As for the middle portrayal?  William Challee was NOT playing Samuel L. Clemens.  He was actually an alien from the future (now "our" past) who fled Earth Prime-Time into its own past using some kind of variation of the atavachron device from the planet Sarpeidon.  This faux-Twain was a member of an alien race from some unknown planet but which used Mars as a launching pad to take over the Earth in the 1960s.  Their plans went awry, or else they would have been present in all of the TV shows now on the air.  (I think the Doctor dispatched them, as he did with so many other alien incursions into Earth Prime-Time.  Personally, based on the description of what these aliens really looked like before they took human form, I think they were Krillitane.)

And so we come back to William Shatner in the role of Mark Twain.  As he looks nothing like the Twain televersion should, I'm afraid I shall have to cite it as being of someone else claiming to be the author.  I won't fall back on the claim that it is Twain in some other TV dimension because I refuse to give up one of my favorite TV shows to some alternate Toobworld, not even one episode.

I will wait until I have actually seen the episode, but I already have a splainin which I think will adequately make this episode pozz'ble, just pozz'ble, in the main Toobworld.  And it won't require some alien interference as did the faux Twain in the 'Bonanza' episode.

Until then......

  • 'The Murdoch Mysteries'
  • 'Bonanza'
  • 'Star Trek: The Next Generation'
  • 'Touched By An Angel'
  • 'Doctor Who'
  • 'Star Trek'
  • 'Alfred Hitchcock Presents'
  • The Rifleman'
  • 'Sing Out, Sweet Land'
  • 'Drunk History'
  • 'Jack Of All Trades'
  • 'Saturday Night Live'
  • 'Johnny Bravo'
  • 'The Venture Brothers'

* For an almost complete list of Mark Twain portrayals on television, click here.)


Thursday, May 28, 2015



Back in 2013, Josh Brener as Kyle the intern in 'Maron' won the Toobits Award for Best Supporting Character in a sitcom.  His role as Nelson "Big Head" Bighetti in 'Silicon Valley' has only solidified my appreciation of his gifts as an actor.  

From Wikipedia:
Nelson "Big Head" Bighetti, a former tenant of Erlich's incubator who works at Hooli. After work on Pied Piper commences, Big Head is offered a huge raise and promotion to help Hooli develop its copycat software, Nucleus, and leaves the incubator on poor terms with the entire team. He is later removed from the Nucleus project due to his lack of technical knowledge, and has absolutely no responsibilities at Hooli.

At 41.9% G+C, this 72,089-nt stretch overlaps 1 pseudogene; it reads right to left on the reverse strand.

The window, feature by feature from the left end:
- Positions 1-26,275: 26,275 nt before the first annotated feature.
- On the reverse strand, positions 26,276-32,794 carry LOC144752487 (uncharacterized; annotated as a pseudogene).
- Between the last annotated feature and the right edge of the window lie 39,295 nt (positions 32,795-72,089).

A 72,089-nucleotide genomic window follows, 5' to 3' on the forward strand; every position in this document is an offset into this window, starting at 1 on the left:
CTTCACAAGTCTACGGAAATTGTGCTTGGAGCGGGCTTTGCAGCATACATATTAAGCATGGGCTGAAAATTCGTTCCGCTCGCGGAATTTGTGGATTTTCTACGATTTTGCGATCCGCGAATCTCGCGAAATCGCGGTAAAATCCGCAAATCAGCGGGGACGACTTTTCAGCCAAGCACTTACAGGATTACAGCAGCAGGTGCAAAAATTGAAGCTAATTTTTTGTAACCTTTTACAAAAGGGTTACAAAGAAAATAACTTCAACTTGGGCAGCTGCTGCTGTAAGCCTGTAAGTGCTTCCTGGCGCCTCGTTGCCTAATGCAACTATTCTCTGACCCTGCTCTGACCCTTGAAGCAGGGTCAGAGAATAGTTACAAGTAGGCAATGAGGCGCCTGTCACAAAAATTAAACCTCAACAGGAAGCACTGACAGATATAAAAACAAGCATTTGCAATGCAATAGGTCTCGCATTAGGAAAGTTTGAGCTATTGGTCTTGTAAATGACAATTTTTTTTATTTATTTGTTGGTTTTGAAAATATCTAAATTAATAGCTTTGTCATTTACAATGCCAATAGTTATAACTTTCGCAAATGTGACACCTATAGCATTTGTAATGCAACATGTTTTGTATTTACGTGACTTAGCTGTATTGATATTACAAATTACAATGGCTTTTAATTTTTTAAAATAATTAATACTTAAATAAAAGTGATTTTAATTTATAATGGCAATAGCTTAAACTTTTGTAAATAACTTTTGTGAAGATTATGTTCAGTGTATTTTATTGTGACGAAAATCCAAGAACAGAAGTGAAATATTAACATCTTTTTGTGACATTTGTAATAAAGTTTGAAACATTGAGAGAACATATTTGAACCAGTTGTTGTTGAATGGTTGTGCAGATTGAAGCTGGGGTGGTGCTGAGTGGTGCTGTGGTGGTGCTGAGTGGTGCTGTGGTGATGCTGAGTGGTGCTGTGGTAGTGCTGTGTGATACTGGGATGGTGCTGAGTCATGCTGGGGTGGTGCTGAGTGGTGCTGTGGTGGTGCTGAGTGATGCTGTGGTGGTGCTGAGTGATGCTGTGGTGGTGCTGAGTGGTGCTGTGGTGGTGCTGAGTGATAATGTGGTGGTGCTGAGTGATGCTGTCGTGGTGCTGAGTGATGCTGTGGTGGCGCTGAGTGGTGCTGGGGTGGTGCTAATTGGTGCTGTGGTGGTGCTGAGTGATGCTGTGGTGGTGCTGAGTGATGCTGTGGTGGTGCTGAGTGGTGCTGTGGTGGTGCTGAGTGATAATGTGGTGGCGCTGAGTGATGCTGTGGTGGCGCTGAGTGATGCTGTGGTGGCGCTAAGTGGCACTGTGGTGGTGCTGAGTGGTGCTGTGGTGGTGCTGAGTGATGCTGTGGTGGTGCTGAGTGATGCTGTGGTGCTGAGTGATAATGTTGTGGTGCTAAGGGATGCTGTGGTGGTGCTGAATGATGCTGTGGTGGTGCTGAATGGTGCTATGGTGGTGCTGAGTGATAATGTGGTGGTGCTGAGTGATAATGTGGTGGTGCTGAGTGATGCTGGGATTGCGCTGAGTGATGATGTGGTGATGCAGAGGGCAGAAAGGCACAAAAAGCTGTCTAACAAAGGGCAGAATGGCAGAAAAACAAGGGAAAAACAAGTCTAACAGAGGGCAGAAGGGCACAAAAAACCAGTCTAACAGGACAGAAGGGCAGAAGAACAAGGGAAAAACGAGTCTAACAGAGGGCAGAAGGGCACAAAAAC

We have yet to learn Kyle's last name, but I'm not going out on a limb to say that's it's Bighetti.  Eventually we may yet learn what it is, especially now that Kyle is dating.  And thus I won't make the claim that Kyle and Nelson are twin brothers.  As both series are in Earth Prime-Time, I think it's better to rely on one of the best Toobworld tropes: the Identical Cousins.  

It's pozz'ble, just pozz'ble, the maiden name of Kyle's mother is Bighetti.  And what helps this theory of relateeveety even more is that both Kyle and Big Head are from California.


Wednesday, May 27, 2015


I've often stated in the past that photographs can be accepted into the Toobworld Dynamic for the activities that occur off-camera - just so long as those pictures are not screencaps from other TV shows.  (My standard example is a picture of Peter Falk as Lt. Columbo and Gene Barry as Dr. Flemming in the 'Columbo' pilot "Prescription: Murder".  It can't be used to illustrate lawyer Daniel J. O'Brien and Captain Amos Burke from 'Trials Of O'Brien' and 'Burke's Law' respectively.)

The picture shown above is easy for me to accept and it doesn't have to be anything more than what it purports to be - three great actors enjoying a round of golf.

Dennis Hopper, Peter Falk, and James Garner all played themselves in episodes of sitcoms.  (Garner also played himself in an episode of '77 Sunset Strip', a detective series.)
  • Dennis Hopper - 'Entourage'